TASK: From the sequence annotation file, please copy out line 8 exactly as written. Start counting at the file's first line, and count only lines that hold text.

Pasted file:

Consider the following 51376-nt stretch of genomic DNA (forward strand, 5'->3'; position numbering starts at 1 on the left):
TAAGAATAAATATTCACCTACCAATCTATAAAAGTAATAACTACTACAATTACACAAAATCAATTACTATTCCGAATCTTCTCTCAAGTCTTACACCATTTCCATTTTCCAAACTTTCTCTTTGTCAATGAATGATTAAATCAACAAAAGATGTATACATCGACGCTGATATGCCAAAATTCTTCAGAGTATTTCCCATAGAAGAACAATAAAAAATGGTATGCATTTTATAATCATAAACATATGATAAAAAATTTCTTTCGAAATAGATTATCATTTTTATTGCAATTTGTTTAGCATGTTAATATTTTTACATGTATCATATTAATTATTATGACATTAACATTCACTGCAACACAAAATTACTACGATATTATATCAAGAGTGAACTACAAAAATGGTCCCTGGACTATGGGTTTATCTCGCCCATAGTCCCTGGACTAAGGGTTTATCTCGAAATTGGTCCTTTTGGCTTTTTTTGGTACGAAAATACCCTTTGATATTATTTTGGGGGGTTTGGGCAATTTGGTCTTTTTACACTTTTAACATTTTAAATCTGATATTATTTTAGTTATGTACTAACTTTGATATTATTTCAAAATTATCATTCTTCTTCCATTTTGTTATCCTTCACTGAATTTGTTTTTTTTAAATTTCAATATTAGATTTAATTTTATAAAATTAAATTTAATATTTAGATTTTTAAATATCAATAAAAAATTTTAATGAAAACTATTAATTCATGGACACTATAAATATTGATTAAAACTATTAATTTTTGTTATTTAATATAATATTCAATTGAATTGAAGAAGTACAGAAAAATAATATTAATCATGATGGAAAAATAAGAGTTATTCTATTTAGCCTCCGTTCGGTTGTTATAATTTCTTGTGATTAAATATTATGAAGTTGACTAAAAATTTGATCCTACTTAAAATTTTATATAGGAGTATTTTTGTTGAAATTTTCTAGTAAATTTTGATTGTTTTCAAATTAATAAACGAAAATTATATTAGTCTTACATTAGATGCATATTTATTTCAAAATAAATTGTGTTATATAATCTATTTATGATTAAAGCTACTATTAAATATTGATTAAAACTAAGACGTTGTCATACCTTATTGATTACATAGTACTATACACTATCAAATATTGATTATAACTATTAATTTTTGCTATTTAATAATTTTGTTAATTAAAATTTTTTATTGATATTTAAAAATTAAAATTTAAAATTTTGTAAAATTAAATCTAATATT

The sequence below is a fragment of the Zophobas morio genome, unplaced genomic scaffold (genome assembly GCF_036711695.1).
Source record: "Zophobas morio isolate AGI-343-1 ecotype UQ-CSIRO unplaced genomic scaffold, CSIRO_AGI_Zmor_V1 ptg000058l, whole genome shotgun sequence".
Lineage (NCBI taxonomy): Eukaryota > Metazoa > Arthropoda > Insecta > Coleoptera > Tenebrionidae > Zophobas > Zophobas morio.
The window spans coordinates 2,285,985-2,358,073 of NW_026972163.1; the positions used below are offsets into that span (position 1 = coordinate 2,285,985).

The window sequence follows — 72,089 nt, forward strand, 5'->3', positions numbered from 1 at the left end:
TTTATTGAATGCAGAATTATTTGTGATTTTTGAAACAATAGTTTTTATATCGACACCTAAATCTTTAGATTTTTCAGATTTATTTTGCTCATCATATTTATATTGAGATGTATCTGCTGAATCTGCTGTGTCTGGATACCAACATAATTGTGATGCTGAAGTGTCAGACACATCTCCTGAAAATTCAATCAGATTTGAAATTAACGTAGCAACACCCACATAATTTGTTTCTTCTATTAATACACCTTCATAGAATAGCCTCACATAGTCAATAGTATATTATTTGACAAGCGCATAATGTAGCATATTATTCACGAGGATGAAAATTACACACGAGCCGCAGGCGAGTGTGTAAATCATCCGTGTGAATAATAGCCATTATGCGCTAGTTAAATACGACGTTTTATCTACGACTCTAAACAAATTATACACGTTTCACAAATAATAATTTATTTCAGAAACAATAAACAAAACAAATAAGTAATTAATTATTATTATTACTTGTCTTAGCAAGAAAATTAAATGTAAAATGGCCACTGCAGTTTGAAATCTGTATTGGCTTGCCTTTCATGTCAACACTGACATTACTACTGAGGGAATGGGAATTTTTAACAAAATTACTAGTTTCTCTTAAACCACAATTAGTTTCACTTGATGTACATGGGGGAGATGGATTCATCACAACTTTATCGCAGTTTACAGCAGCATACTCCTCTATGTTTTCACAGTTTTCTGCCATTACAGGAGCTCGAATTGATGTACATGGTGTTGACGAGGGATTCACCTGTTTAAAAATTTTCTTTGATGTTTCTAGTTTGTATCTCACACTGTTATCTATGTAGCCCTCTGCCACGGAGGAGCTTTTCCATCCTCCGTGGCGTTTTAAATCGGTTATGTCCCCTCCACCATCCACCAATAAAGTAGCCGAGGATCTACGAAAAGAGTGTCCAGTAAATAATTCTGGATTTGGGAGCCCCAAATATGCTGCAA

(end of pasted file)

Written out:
TTTATTGAATGCAGAATTATTTGTGATTTTTGAAACAATAGTTTTTATATCGACACCTAAATCTTTAGATTTTTCAGATTTATTTTGCTCATCATATTTATATTGAGATGTATCTGCTGAATCTGCTGTGTCTGGATACCAACATAATTGTGATGCTGAAGTGTCAGACACATCTCCTGAAAATTCAATCAGATTTGAAATTAACGTAGCAACACCCACATAATTTGTTTCTTCTATTAATACACCTTCATAGAATAGCCTCACATAGTCAATAGTATATTATTTGACAAGCGCATAATGTAGCATATTATTCACGAGGATGAAAATTACACACGAGCCGCAGGCGAGTGTGTAAATCATCCGTGTGAATAATAGCCATTATGCGCTAGTTAAATACGACGTTTTATCTACGACTCTAAACAAATTATACACGTTTCACAAATAATAATTTATTTCAGAAACAATAAACAAAACAAATAAGTAATTAATTATTATTATTACTTGTCTTAGCAAGAAAATTAAATGTAAAATGGCCACTGCAGTTTGAAATCTGTATTGGCTTGCCTTTCATGTCAACACTGACATTACTACTGAGGGAATGGGAATTTTTAACAAAATTACTAGTTTCTCTTAAACCACAATTAGTTTCACTTGATGTACATGGGGGAGATGGATTCATCACAACTTTATCGCAGTTTACAGCAGCATACTCCTCTATGTTTTCACAGTTTTCTGCCATTACAGGAGCTCGAATTGATGTACATGGTGTTGACGAGGGATTCACCTGTTTAAAAATTTTCTTTGATGTTTCTAGTTTGTATCTCACACTGTTATCTATGTAGCCCTCTGCCACGGAGGAGCTTTTCCATCCTCCGTGGCGTTTTAAATCGGTTATGTCCCCTCCACCATCCACCAATAAAGTAGCCGAGGATCTACGAAAAGAGTGTCCAGTAAATAATTCTGGATTTGGGAGCCCCAAATATGCTGCAA